Door is a game by svgames, with a demo up on itch.io and a full version of the game available on Steam for $6.99. This article is based off my impressions from the demo.
You start out surrounded by four doors, though you can only go through two of them for the demo. Each door leads to a set of doors with a basic puzzle to figure out which one to go through, and that one leads to another set of doors and so on and so forth. This is wrapped up in a colorful, simple environment with atmospheric music.
Puzzles start out simple, with panels saying stuff like “go through X door” and the doors will have placards. It’s initially straightforward stuff like simply going through the door with 1 on it when told, then going through a door with a circle on it if given the same hint for a set of doors with shapes on them. Later puzzles are more complicated, requiring you to pay more attention to the environment.
Going into this game, you may expect that it’s one of those puzzle games where you build up knowledge from previous puzzles to solve later ones. However, the puzzles in Door are largely self-contained or feel like puzzles that can stand on their own without the others. For example, there’s one puzzle with multiple signs, with the first saying that some signs lie. This sets up the expectation that you may have to figure out which signs tell the truth in the future. Turned out though, this rule only ever applied to this puzzle and all the others ones are legitimate.
The problem of puzzles being self-contained is that it leads to some puzzles with solutions that seem to come out of left field. A notable one is the puzzle whose hint is “door number ERROR,” whose answer is to always go through the fourth door, which seems like a nonsensical progression from the previous doors and in fact seems nonsensical in general, because there isn’t much in the room that hints at the answer being the fourth door. There were some puzzles that I thought were nice, but they get mixed in with some annoying puzzles, some of them giving little to go off of.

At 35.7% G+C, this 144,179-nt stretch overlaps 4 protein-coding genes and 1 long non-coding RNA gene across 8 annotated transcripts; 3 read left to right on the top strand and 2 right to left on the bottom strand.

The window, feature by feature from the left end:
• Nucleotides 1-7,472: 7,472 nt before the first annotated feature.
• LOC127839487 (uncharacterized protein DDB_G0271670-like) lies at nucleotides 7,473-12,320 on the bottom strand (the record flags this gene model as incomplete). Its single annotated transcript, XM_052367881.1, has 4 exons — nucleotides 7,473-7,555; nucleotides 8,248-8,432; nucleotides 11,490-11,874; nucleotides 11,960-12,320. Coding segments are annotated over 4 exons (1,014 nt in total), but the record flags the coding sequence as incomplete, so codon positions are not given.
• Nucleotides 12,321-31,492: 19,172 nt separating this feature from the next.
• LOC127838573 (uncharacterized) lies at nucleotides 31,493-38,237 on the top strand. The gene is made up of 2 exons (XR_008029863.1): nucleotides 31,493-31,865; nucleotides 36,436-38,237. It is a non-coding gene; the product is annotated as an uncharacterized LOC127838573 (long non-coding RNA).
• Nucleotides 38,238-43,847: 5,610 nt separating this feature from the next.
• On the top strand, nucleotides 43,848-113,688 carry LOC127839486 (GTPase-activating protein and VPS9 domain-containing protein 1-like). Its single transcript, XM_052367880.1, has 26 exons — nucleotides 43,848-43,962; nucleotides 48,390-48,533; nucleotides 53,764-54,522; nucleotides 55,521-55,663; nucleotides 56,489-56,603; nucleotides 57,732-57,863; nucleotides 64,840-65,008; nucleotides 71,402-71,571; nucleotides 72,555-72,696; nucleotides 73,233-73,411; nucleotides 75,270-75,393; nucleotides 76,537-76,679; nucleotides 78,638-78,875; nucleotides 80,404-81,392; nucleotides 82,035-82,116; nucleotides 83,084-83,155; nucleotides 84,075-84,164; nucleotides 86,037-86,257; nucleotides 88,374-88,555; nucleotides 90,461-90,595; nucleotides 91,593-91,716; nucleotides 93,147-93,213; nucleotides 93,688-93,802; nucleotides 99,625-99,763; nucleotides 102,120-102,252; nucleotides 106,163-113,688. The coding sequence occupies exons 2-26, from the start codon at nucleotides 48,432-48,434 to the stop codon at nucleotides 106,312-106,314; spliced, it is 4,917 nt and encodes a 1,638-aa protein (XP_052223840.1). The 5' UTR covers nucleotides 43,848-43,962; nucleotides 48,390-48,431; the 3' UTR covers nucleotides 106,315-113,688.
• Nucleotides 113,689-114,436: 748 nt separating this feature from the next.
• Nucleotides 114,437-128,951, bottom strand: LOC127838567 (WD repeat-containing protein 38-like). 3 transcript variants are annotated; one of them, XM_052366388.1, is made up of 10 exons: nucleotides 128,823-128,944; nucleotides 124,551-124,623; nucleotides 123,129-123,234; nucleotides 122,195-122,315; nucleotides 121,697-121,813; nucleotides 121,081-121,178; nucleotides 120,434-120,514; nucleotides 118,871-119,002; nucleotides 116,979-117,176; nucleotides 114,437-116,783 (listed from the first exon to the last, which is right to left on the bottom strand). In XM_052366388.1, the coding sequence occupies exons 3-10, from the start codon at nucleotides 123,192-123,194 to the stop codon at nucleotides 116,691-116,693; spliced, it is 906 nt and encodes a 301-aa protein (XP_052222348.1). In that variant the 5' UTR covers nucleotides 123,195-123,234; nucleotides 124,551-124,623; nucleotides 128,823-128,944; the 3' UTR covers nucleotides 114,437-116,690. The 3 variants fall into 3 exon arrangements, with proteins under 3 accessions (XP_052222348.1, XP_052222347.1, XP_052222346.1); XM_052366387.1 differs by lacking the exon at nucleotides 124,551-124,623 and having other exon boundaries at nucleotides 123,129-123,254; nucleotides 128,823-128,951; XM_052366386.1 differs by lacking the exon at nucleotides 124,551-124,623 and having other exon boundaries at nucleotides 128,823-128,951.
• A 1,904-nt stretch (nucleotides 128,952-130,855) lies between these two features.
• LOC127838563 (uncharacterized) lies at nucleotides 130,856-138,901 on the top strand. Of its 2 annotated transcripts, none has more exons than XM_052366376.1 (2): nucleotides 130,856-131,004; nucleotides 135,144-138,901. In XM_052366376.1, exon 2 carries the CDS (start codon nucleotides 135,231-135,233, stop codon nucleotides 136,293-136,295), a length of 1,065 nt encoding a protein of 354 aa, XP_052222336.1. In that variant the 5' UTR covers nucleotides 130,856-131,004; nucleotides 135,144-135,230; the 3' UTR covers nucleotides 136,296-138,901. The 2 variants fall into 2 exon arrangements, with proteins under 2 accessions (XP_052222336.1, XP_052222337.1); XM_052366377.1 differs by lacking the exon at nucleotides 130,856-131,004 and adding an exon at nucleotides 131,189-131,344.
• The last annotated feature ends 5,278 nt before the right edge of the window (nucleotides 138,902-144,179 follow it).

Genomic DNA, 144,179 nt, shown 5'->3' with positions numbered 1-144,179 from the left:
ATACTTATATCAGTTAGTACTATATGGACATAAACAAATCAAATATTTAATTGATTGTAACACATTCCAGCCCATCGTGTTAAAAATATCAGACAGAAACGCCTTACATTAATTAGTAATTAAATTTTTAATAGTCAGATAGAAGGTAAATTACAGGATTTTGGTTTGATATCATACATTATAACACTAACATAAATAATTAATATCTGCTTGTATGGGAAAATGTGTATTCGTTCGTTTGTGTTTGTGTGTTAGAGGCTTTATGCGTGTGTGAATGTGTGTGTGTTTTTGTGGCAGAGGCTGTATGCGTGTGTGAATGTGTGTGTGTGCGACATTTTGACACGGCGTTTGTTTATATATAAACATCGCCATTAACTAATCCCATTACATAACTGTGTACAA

Part of my annoyance stemmed from the fact that picking the wrong door locks you off from moving forward or back, forcing you to reset at the beginning of the chain of puzzles. Locking the path ahead is something I get, but the game keeping you from going back is annoying because you can’t go back to re-examine your choice or surrounding environment to see why you got it wrong.
I actually did think about getting the full version of the game, though. I thought that maybe some of these issues were addressed in the full game and $6.99 felt like a fair price for a puzzle game and hey, I need to play more puzzle games. However:
I don’t know if it’s a false positive or not, but my computer is already crummy enough, so I’m not taking my chances.
From looking at Steam, the general consensus on Door is mixed, which is a consensus that I agree with. If you plan on picking up a puzzle game, I recommend checking out the demo to figure out if this is something you’d be down for.